Threats and intimidation have not stopped the priest. For him, “when you are involved in humanitarian issues, you have to be tough. My religious vocation has always spurred me to do this.” Organised groups operate on the island. Most victims are teenage girls, mostly from East Nusa Tenggara.
Jakarta (AsiaNews) – Chrisanctus Paschalis Saturnus (pictured) is on a mission to fight human trafficking and ease the pain of its victims.
The clergyman works in the Diocese of Pangkal Pinang, capital of Bangka-Belitung Islands province. The late Bishop Hilarius Moa Nurak picked him in 2013 to head the diocesan Commission for Justice, Peace and Pastoral Outreach for Migrants.
Since then, one of the places where he has focused his attention is Batam Island, in the Riau archipelago, which is increasingly affected by human trafficking due to its proximity to Singapore. The city-state is only 20-to-30 minutes by ferry.
In 2014 alone, Fr Saturnus helped 24 people get justice. "We accompanied them during the entire legal process,” he told AsiaNews. “After successfully providing legal aid, the diocesan Commission decided to bring these people home, in the various sub-districts of Kupang, capital of East Nusa Tenggara province."
Despite threats and intimidations, Fr Saturnus intends to continue raising awareness about human trafficking. He knows "from personal experience” that “when you are involved in humanitarian issues, you have to be tough. My religious vocation has always spurred me to do this.”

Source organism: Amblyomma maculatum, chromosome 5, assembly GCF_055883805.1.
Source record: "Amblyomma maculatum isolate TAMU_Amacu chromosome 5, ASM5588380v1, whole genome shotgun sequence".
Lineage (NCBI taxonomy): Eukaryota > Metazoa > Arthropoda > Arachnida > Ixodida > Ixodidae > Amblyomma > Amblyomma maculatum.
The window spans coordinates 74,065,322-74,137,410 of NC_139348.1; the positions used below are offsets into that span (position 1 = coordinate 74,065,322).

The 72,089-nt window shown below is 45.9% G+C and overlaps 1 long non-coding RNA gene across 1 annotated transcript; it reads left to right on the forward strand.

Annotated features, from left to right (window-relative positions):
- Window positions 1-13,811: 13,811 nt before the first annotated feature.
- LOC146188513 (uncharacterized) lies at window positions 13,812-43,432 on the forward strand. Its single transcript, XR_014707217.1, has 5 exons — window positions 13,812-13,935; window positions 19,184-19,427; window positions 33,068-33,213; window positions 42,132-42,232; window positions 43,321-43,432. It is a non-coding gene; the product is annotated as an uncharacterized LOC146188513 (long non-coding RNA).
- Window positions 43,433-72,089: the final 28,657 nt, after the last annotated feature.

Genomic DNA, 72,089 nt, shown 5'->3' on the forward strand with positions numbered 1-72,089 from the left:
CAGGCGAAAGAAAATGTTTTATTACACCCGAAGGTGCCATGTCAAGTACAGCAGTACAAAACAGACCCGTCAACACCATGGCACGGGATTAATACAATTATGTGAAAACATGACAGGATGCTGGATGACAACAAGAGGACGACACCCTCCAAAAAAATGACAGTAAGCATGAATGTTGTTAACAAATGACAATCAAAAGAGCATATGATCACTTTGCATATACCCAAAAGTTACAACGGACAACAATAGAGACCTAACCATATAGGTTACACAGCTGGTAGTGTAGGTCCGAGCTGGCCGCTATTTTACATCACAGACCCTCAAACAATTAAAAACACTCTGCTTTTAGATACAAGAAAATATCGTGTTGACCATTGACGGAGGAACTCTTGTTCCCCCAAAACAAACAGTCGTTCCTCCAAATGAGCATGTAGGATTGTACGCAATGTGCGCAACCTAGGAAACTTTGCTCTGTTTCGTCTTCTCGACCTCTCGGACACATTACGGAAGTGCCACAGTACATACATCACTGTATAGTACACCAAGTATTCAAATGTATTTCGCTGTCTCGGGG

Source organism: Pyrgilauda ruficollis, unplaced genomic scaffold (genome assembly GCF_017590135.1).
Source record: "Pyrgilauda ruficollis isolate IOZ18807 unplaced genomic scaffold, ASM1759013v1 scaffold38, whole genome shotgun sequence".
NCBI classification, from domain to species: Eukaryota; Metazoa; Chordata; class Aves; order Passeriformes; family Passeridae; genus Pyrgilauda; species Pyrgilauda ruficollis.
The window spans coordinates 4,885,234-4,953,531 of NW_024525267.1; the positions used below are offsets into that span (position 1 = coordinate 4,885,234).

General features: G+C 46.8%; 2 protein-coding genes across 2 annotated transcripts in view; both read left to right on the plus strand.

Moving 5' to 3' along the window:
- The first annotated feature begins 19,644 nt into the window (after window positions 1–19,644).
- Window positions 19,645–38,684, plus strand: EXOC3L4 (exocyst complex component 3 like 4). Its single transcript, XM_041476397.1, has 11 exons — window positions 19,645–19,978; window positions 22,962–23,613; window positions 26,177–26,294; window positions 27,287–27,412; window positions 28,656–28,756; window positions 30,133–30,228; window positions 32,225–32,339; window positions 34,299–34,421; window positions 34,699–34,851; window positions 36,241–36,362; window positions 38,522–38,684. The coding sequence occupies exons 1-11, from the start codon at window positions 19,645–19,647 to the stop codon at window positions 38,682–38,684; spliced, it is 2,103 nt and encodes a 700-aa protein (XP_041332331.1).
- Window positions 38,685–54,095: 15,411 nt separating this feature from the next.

"My main concern is that some of the victims are not conscious of the problem. Most are teenage girls who do not even realise what happened to them and why they came to Batam or that they were about to leave for abroad. To my surprise, sometimes the victims strongly object to our mission and the legal aid we offer.”
On 27 November, Fr Saturnus filed a complaint with the National Judicial Commission in Jakarta, asking for a team to be sent to Batam to oversee and monitor the legal proceedings involving human trafficking in the district court.
In particular, the priest is critical of the court in a case that involves a rich and powerful woman, Ms J. Rusna, who boasts ties with the security forces in Batam.
Local figures and associates from other parts of the country are also entangled in the island’s human trafficking business.
"The ways in which they conduct business and treat migrant workers are like the mafia,” the clergyman said. “There is always a link and a ‘mutual’ deal with the local police, government and courts. To fight this humanitarian problem, we have to face many challenges," he added.
Teenage boys and girls are "easy targets" because of their ignorance about the law and administrative matters. Most victims are migrant women, some of them even malnourished, coming mainly from East Nusa Tenggara. "Some of them are Catholic," he explained.
Fr Saturnus also works with migrants who return to Indonesia after years of working abroad. "Those who make it back alive bear many scars from being exploited. Others simply don’t come back alive. In this case, our priority is to repatriate their bodies to their home towns."